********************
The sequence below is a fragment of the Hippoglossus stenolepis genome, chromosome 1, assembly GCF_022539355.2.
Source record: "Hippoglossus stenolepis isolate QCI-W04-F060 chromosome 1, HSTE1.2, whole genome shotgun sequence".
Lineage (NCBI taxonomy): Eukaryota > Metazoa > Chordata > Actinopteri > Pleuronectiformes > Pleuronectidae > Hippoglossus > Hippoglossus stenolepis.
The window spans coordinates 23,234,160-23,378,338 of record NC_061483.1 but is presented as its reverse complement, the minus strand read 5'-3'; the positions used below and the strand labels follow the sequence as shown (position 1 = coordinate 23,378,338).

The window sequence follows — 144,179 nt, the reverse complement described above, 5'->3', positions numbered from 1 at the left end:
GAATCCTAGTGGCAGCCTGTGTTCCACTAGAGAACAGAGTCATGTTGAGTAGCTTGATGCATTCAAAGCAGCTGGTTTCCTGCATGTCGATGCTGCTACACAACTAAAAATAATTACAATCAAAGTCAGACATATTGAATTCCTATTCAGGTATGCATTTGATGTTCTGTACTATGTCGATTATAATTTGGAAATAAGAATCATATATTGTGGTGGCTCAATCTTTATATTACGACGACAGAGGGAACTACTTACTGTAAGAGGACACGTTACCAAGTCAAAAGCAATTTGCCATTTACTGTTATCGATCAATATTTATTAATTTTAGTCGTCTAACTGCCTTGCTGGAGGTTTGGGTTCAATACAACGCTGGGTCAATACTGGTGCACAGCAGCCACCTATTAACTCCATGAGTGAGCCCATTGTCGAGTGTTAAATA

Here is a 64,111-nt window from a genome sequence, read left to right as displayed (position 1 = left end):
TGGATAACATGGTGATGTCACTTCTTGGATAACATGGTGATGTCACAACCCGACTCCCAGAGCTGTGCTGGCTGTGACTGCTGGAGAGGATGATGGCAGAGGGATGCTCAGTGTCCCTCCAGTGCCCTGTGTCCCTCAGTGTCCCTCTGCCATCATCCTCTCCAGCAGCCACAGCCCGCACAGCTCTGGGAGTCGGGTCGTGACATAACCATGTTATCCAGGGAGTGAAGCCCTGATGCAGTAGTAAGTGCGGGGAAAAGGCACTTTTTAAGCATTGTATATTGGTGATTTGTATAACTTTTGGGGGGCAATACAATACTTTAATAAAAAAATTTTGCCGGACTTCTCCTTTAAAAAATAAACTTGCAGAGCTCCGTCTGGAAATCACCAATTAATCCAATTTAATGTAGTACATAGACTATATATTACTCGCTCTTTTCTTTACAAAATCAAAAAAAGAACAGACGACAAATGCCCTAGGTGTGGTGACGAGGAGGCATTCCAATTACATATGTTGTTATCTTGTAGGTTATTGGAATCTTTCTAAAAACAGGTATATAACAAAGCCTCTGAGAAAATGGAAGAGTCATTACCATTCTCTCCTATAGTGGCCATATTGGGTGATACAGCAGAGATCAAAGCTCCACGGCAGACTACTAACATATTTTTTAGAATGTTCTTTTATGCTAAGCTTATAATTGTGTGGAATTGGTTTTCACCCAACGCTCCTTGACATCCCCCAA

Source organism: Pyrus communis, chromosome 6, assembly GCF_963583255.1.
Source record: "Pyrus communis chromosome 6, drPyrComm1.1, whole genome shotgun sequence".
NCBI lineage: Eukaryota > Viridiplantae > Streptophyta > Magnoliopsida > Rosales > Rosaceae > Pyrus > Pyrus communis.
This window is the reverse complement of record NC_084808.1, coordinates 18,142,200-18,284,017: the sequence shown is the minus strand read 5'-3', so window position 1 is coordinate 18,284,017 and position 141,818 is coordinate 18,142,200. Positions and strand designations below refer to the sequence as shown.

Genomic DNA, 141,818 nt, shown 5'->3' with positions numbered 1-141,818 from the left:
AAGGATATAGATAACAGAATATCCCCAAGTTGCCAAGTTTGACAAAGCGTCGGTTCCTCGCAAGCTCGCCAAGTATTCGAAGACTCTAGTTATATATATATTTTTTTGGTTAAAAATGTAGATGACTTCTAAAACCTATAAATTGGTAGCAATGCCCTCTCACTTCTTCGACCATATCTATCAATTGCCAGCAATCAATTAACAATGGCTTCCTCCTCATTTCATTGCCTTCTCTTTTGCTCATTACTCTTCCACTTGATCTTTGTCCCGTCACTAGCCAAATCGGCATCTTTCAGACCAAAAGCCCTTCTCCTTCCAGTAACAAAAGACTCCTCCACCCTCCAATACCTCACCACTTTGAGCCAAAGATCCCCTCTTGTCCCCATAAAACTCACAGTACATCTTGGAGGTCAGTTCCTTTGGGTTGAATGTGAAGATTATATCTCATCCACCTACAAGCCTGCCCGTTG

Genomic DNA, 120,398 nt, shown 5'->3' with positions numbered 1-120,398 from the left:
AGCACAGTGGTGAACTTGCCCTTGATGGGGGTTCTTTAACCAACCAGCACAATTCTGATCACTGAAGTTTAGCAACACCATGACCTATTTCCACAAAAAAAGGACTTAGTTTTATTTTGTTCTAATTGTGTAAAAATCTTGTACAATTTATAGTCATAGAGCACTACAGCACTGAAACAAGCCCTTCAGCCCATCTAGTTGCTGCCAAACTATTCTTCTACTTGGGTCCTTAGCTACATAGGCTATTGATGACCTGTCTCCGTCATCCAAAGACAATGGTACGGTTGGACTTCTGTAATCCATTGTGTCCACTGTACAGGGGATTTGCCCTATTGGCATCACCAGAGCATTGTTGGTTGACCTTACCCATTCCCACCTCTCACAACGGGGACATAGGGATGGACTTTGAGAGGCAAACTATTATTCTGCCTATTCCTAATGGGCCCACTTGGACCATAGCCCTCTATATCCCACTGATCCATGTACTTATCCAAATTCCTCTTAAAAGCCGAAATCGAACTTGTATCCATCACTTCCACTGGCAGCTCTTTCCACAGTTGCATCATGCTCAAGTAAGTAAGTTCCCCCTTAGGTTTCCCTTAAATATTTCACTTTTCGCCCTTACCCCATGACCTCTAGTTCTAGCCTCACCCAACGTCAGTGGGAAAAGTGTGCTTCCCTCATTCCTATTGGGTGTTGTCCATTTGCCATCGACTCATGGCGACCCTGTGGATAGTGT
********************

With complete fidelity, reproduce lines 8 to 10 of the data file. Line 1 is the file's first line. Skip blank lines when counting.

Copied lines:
TGGATAACATGGTGATGTCACTTCTTGGATAACATGGTGATGTCACAACCCGACTCCCAGAGCTGTGCTGGCTGTGACTGCTGGAGAGGATGATGGCAGAGGGATGCTCAGTGTCCCTCCAGTGCCCTGTGTCCCTCAGTGTCCCTCTGCCATCATCCTCTCCAGCAGCCACAGCCCGCACAGCTCTGGGAGTCGGGTCGTGACATAACCATGTTATCCAGGGAGTGAAGCCCTGATGCAGTAGTAAGTGCGGGGAAAAGGCACTTTTTAAGCATTGTATATTGGTGATTTGTATAACTTTTGGGGGGCAATACAATACTTTAATAAAAAAATTTTGCCGGACTTCTCCTTTAAAAAATAAACTTGCAGAGCTCCGTCTGGAAATCACCAATTAATCCAATTTAATGTAGTACATAGACTATATATTACTCGCTCTTTTCTTTACAAAATCAAAAAAAGAACAGACGACAAATGCCCTAGGTGTGGTGACGAGGAGGCATTCCAATTACATATGTTGTTATCTTGTAGGTTATTGGAATCTTTCTAAAAACAGGTATATAACAAAGCCTCTGAGAAAATGGAAGAGTCATTACCATTCTCTCCTATAGTGGCCATATTGGGTGATACAGCAGAGATCAAAGCTCCACGGCAGACTACTAACATATTTTTTAGAATGTTCTTTTATGCTAAGCTTATAATTGTGTGGAATTGGTTTTCACCCAACGCTCCTTGACATCCCCCAA

Source organism: Pyrus communis, chromosome 6, assembly GCF_963583255.1.
Source record: "Pyrus communis chromosome 6, drPyrComm1.1, whole genome shotgun sequence".